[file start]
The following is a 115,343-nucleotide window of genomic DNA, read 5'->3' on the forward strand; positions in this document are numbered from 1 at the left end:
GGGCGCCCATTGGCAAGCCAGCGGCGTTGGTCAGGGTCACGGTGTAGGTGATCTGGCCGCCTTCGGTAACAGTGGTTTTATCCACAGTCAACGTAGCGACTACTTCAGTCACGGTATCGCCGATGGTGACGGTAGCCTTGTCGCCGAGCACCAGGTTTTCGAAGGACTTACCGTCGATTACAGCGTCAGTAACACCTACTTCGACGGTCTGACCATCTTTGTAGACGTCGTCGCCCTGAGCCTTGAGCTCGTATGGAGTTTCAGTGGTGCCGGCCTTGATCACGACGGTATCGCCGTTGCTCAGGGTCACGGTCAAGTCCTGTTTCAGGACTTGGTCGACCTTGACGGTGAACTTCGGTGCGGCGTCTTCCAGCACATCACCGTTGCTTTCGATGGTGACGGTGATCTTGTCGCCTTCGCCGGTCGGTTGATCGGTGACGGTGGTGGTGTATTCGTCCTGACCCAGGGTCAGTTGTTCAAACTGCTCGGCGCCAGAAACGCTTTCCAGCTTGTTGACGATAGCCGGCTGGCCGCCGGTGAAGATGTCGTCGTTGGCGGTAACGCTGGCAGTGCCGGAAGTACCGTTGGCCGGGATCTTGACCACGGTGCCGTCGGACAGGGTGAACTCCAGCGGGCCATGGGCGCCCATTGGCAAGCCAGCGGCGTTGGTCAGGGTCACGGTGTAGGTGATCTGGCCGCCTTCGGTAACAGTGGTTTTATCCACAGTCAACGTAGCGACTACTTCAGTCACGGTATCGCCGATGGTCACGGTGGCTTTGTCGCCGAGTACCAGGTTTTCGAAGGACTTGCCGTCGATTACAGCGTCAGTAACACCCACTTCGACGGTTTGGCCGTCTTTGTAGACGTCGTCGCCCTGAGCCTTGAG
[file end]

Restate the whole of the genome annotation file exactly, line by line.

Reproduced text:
The following is a 115,343-nucleotide window of genomic DNA, read 5'->3' on the forward strand; positions in this document are numbered from 1 at the left end:
GGGCGCCCATTGGCAAGCCAGCGGCGTTGGTCAGGGTCACGGTGTAGGTGATCTGGCCGCCTTCGGTAACAGTGGTTTTATCCACAGTCAACGTAGCGACTACTTCAGTCACGGTATCGCCGATGGTGACGGTAGCCTTGTCGCCGAGCACCAGGTTTTCGAAGGACTTACCGTCGATTACAGCGTCAGTAACACCTACTTCGACGGTCTGACCATCTTTGTAGACGTCGTCGCCCTGAGCCTTGAGCTCGTATGGAGTTTCAGTGGTGCCGGCCTTGATCACGACGGTATCGCCGTTGCTCAGGGTCACGGTCAAGTCCTGTTTCAGGACTTGGTCGACCTTGACGGTGAACTTCGGTGCGGCGTCTTCCAGCACATCACCGTTGCTTTCGATGGTGACGGTGATCTTGTCGCCTTCGCCGGTCGGTTGATCGGTGACGGTGGTGGTGTATTCGTCCTGACCCAGGGTCAGTTGTTCAAACTGCTCGGCGCCAGAAACGCTTTCCAGCTTGTTGACGATAGCCGGCTGGCCGCCGGTGAAGATGTCGTCGTTGGCGGTAACGCTGGCAGTGCCGGAAGTACCGTTGGCCGGGATCTTGACCACGGTGCCGTCGGACAGGGTGAACTCCAGCGGGCCATGGGCGCCCATTGGCAAGCCAGCGGCGTTGGTCAGGGTCACGGTGTAGGTGATCTGGCCGCCTTCGGTAACAGTGGTTTTATCCACAGTCAACGTAGCGACTACTTCAGTCACGGTATCGCCGATGGTCACGGTGGCTTTGTCGCCGAGTACCAGGTTTTCGAAGGACTTGCCGTCGATTACAGCGTCAGTAACACCCACTTCGACGGTTTGGCCGTCTTTGTAGACGTCGTCGCCCTGAGCCTTGAG